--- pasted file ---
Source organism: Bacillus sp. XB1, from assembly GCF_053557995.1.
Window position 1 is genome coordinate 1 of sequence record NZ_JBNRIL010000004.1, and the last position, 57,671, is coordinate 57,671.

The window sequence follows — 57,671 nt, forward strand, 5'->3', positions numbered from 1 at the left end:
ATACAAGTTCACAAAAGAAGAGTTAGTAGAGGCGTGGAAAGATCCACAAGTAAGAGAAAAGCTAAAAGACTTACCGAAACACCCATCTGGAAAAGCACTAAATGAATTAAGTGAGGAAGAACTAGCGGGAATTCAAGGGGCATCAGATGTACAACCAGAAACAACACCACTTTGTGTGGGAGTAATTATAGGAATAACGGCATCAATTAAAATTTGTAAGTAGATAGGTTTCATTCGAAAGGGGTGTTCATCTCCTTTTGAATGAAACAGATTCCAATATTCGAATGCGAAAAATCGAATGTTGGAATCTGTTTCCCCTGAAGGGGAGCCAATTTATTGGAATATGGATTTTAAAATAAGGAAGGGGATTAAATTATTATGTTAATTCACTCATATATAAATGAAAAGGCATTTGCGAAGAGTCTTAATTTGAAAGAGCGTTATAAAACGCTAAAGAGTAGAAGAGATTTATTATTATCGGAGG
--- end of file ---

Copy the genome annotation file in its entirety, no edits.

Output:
Source organism: Bacillus sp. XB1, from assembly GCF_053557995.1.
Window position 1 is genome coordinate 1 of sequence record NZ_JBNRIL010000004.1, and the last position, 57,671, is coordinate 57,671.

The window sequence follows — 57,671 nt, forward strand, 5'->3', positions numbered from 1 at the left end:
ATACAAGTTCACAAAAGAAGAGTTAGTAGAGGCGTGGAAAGATCCACAAGTAAGAGAAAAGCTAAAAGACTTACCGAAACACCCATCTGGAAAAGCACTAAATGAATTAAGTGAGGAAGAACTAGCGGGAATTCAAGGGGCATCAGATGTACAACCAGAAACAACACCACTTTGTGTGGGAGTAATTATAGGAATAACGGCATCAATTAAAATTTGTAAGTAGATAGGTTTCATTCGAAAGGGGTGTTCATCTCCTTTTGAATGAAACAGATTCCAATATTCGAATGCGAAAAATCGAATGTTGGAATCTGTTTCCCCTGAAGGGGAGCCAATTTATTGGAATATGGATTTTAAAATAAGGAAGGGGATTAAATTATTATGTTAATTCACTCATATATAAATGAAAAGGCATTTGCGAAGAGTCTTAATTTGAAAGAGCGTTATAAAACGCTAAAGAGTAGAAGAGATTTATTATTATCGGAGG